CBTi begins by reviewing your health status and any factors likely related to your insomnia, as well as education about sleep and good sleep hygiene. It can be delivered in a group or on one-to-one sessions with a therapist over a course of four weeks.
‘I can’t sleep but doN’t want to take medication’
‘I’m young but our family heart history is a worry’
I’m 28 and have a history of heart disease in my family. I try to eat healthy and exercise, but am wondering if there are any precautions I should be taking to keep my heart healthy?
A A strong family history of ischaemic heart disease is suggested by having at least one first-degree relative suffering a heart attack, heart failure, angina pectoris or coronary death before 55 years of age. Family history is one thing you cannot change, but there are nine well-known modifiable risk factors for cardiovascular disease.
The first five are known as the leading five causes: smoking, hypercholesterolaemia, hypertension, diabetes, abdominal obesity. The remaining four risk factors are psychosocial factors: daily consumption of fruit and vegetables, regular alcohol consumption and regular physical activity. Few cardiovascular events occur in patients with no elevated or borderline risk factors.
Based on the above evidence, I can certainly make a few suggestions for you. If you smoke, consider switching to e-cigarettes or, ideally, stop altogether. Look up and try to achieve the American Heart Association guidelines for recommended duration, intensity and frequency of weekly cardiovascular exercise.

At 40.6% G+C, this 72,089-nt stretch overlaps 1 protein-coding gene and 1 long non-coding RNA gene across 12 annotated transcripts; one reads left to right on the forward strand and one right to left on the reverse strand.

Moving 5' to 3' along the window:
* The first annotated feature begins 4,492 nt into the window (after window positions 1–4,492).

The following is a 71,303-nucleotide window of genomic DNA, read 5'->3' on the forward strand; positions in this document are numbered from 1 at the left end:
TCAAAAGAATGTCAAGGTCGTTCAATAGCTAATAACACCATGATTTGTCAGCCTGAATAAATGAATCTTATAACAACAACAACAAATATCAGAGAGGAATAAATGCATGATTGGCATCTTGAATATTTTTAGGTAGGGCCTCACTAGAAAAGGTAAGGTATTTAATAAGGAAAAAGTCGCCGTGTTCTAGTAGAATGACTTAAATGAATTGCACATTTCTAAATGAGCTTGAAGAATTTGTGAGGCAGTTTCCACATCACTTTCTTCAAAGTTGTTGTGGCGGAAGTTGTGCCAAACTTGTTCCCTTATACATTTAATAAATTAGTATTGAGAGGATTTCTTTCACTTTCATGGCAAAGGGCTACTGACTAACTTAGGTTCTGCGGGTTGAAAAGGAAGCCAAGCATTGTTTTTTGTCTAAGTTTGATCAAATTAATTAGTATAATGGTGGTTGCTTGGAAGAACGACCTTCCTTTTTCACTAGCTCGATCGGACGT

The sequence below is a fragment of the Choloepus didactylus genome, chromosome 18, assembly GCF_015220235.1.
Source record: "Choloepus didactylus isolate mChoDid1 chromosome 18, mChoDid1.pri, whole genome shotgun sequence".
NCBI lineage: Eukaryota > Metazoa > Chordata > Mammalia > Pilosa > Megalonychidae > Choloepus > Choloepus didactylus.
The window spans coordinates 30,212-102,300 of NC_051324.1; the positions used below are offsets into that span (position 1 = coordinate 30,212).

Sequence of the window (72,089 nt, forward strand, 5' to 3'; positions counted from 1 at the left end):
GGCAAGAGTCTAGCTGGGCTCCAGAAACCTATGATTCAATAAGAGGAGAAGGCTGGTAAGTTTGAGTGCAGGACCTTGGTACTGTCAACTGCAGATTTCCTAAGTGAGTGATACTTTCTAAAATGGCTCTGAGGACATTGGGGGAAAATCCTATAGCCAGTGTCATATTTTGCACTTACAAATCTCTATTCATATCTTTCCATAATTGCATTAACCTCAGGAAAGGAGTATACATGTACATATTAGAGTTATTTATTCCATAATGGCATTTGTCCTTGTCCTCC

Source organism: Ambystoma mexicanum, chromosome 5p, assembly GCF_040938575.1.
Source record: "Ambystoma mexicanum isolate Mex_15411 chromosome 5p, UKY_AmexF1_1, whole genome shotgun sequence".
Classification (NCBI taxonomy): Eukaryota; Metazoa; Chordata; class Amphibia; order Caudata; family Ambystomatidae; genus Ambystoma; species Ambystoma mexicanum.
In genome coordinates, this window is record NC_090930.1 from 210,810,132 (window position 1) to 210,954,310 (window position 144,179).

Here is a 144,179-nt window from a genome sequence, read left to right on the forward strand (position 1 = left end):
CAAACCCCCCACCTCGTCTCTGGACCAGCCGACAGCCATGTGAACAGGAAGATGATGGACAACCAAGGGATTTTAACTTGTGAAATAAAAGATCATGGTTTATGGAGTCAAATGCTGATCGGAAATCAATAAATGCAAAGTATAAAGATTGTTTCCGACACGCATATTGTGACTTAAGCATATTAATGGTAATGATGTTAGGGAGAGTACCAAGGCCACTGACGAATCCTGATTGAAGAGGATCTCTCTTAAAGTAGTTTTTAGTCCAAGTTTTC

Get your blood pressure and blood tests for diabetes and cholesterol – every year or two in your age group would be acceptable. In terms of your cholesterol, most people know there is a good form, called low-density lipoprotein (LDL), and a bad form, called high-density lipoprotein (HDL). It is very important to get your good LDL cholesterol as high as possible by exercising and eating plenty of nuts, avocado and extra-virgin olive oil.
The last two suggestions are to maintain your body mass index (BMI) between 18.5-25 if you are female and 20-25 if you are male, and try to eat a healthy balanced diet with at least five portions of fruit and veg per day. Simply really!